too good to be true again

When my boy walked hand in hand with me all the way to the fields, then traipsed around on the turf all by himself, then marched home straight as an arrow, I asked myself, is this too good to be true?

Yesterday Calvin had an outstanding day. He was smiley, affectionate and calm. He ate well and walked further and better than he has in his entire life. I thought I was beginning to get a glimpse of what life might be like once he is completely off of the benzodiazepine that we’ve been weaning for over six months, though we’re only half way there.

Last night, Michael and I sat down in front of the fire with savory bowls of Scotch broth as we listened to The Moth Radio Hour on NPR. I had the baby monitor perched on my shoulder because something just didn’t sit right with how Calvin’s day had been and I wanted to hear every sound. Besides, it had been ten days since his last seizure, a recent average, so in my mind he was due. Between bites of salad, I heard a little peep, like from a cricket or a mouse, and I ran upstairs, tripping over my pointy boots and falling on the top step. Once in Calvin’s room, I peered into his bed to see his eyes wide open and vacant. He was having a seizure.

The seizure was flat, in that he didn’t convulse, shriek or gasp. I think it was a complex partial seizure, the kind he used to have several of in any given day that often culminated into grand mal seizures that would last over twenty minutes landing us in the hospital.

I had just given him his cannabis oil an hour earlier at bedtime, so I hesitated giving him more. Instead, I climbed into bed with him and when I woke just before midnight I went downstairs, loaded a syringe with a dose of the oil, brought it with me into bed, tucked it into the side of my sleeping boy’s cheek and squirted it into his mouth. At four o’clock he woke, but thankfully not to a seizure, and after thirty minutes of fussing and flailing, a diaper change and an ibuprofen, he went back to sleep in my arms.

Nearly dead to the world two hours later, I awoke feeling Calvin’s body cramp and stiffen around mine. I called to Michael that he was having another seizure. Calvin’s legs and arms were bent and drawn up the way I’ve seen in photos of corpses with rigor mortis. His entire body was convulsing, somewhat violently, the way he used to years ago before he began taking Keppra. While he spasmed I stroked his body and kissed his neck, felt my worried brow draw up into stitches. After the convulsions subsided I gave Calvin his clobazam early. He swallowed it and went back to sleep, then woke up crying thirty minutes later so we gave him an acetaminophen suppository.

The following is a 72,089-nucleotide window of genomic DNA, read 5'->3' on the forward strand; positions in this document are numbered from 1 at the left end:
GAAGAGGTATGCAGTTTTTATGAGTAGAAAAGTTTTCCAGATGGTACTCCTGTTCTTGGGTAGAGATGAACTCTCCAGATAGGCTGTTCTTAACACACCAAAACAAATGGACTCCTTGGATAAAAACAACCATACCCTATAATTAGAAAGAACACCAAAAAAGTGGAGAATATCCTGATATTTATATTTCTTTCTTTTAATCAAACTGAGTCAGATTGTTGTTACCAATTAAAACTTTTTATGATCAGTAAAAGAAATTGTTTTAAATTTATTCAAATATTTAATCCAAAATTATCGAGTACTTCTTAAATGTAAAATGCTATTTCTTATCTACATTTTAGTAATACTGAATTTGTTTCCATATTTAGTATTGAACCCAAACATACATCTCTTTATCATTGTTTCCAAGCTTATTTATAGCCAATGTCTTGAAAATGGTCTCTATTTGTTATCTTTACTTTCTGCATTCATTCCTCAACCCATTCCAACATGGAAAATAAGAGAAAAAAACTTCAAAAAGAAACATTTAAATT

I lament that I worry not only when Calvin is sick or whiny, manic or not drinking or when his balance is off, but also when Calvin is giggling just a little too much, when he is unusually calm, when he walks without balking as if he could walk for miles. I worry because this epilepsy thing just doesn’t let up, doesn't give us any slack. For better or for worse, I’m tuned into that, can almost feel it in my bones when something isn’t quite right, when a seizure is on the horizon. Sometimes I can even smell it on his breath and it sickens me.

Calvin is asleep again now. I’ll be listening with my bionic ears and watching him like a hawk today. Two seizures can easily mean there will be a third. I hear him rustling now. Off I go.

photo by Michael Kolster


  1. Sometimes your life is so parallel to mine that I wonder where we leave each other off --

    I hope today goes well. I hope it's boring, that there are no seizures nor anything out of the blessed ordinary. I hope that it's extraordinary only if that means calm and no seizures.

  2. It's wonderful you were able to see Calvin at his best and to enjoy that day. I understand your suspicions, however, whenever those good moments occur. Robert often gets giddy which is delightful to see but I know that a seizure or cluster of them are what almost certainly follows. I'm hoping the last few days have been uneventful for you all.